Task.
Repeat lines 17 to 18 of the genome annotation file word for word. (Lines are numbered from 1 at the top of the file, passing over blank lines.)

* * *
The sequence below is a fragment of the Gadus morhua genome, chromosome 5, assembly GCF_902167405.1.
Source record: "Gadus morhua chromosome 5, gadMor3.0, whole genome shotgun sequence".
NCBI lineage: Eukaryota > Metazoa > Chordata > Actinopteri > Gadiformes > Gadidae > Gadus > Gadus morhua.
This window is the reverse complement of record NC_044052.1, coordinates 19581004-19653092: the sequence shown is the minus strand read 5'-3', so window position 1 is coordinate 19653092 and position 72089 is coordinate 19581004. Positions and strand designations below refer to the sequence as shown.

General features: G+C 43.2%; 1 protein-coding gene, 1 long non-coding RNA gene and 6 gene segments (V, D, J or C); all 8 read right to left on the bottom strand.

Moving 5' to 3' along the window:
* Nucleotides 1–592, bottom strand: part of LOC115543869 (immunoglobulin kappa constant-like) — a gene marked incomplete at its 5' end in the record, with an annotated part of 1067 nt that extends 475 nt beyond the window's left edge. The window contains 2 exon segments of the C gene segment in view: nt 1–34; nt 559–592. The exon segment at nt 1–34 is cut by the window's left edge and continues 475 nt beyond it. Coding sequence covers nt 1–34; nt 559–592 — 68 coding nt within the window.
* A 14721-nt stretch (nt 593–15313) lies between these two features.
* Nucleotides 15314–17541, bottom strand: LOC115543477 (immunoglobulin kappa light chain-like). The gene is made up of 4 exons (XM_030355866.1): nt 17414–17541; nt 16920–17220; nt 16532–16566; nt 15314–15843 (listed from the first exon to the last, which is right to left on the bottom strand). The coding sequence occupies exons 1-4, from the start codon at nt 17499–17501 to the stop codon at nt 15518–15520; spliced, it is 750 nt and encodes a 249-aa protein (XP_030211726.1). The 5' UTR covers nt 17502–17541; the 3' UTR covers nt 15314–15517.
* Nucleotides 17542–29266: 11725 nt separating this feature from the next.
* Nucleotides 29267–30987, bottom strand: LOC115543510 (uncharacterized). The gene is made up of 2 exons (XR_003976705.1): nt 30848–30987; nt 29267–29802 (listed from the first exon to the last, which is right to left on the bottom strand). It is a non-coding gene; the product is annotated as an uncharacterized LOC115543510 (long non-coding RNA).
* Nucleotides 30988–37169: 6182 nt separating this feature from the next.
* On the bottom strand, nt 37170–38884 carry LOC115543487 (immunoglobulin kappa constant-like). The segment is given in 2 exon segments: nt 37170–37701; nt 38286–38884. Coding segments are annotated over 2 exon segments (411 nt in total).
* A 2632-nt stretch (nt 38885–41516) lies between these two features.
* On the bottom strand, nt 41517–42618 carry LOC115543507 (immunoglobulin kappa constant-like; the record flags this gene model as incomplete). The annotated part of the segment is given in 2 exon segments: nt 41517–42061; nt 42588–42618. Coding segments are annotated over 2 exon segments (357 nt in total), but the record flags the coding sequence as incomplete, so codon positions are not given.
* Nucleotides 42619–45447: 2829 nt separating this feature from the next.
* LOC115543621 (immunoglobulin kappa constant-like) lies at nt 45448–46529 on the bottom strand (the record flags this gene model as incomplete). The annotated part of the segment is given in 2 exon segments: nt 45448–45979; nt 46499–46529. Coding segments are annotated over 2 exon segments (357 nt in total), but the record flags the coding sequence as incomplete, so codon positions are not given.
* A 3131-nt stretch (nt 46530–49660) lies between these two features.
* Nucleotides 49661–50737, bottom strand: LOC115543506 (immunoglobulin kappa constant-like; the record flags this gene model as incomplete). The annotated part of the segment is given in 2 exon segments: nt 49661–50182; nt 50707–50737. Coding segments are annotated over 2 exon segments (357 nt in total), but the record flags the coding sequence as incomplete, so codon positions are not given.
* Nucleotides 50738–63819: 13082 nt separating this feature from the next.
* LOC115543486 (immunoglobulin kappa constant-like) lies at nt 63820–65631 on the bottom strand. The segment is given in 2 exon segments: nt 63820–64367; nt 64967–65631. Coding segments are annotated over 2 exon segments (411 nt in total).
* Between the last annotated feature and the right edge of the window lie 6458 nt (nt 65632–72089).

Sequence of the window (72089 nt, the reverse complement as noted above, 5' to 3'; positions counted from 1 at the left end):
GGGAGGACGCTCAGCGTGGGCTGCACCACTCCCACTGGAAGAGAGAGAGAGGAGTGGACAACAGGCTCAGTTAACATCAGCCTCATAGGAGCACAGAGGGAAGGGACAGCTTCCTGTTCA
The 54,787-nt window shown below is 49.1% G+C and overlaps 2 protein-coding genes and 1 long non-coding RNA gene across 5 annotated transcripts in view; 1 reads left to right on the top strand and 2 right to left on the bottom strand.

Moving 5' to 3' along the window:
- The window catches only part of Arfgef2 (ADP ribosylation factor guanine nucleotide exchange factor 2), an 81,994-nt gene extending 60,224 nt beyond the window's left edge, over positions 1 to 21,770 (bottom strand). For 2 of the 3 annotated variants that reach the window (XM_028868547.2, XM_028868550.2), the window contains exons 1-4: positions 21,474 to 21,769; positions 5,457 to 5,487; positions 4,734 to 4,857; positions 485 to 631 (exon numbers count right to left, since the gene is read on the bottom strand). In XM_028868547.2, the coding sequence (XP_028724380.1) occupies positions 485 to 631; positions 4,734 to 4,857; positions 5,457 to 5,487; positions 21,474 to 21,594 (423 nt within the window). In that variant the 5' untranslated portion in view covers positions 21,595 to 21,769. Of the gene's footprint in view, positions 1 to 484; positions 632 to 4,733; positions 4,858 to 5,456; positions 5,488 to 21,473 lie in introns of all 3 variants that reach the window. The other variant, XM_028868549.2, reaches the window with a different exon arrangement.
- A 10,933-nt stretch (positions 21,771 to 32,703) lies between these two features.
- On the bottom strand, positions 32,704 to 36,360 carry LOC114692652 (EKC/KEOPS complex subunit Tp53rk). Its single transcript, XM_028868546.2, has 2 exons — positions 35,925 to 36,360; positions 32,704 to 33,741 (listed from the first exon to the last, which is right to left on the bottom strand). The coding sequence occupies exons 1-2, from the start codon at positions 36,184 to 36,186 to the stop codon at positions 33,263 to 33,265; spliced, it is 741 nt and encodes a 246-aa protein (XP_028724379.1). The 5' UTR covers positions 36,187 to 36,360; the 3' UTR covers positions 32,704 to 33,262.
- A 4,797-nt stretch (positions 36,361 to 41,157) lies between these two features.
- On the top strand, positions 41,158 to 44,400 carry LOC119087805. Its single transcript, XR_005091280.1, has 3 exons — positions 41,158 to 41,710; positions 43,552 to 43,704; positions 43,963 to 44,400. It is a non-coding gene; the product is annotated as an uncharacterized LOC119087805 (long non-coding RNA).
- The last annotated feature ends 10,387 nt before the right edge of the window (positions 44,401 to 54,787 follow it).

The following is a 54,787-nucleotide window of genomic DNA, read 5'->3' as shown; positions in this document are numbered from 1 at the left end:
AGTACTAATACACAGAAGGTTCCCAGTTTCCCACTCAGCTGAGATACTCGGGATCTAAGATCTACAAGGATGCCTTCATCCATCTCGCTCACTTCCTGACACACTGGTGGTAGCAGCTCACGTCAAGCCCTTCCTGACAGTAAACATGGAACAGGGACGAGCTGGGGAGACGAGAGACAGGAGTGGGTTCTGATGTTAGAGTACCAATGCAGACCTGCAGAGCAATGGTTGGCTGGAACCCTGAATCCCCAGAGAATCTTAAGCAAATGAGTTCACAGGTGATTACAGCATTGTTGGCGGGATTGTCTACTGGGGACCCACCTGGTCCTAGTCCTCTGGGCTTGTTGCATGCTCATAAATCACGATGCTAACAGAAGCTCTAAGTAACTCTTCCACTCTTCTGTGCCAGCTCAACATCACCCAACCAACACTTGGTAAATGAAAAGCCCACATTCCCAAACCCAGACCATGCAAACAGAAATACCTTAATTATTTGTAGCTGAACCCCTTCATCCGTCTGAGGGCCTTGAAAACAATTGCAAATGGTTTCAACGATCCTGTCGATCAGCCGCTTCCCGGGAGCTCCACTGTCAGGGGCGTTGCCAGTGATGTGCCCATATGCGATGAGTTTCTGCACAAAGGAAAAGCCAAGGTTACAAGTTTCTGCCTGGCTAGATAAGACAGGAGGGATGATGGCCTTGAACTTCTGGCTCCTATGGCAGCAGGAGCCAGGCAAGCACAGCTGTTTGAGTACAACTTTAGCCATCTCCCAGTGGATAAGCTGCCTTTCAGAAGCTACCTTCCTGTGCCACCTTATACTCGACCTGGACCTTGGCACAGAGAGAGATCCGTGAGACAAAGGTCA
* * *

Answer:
* LOC115543621 (immunoglobulin kappa constant-like) lies at nt 45448–46529 on the bottom strand (the record flags this gene model as incomplete). The annotated part of the segment is given in 2 exon segments: nt 45448–45979; nt 46499–46529. Coding segments are annotated over 2 exon segments (357 nt in total), but the record flags the coding sequence as incomplete, so codon positions are not given.
* A 3131-nt stretch (nt 46530–49660) lies between these two features.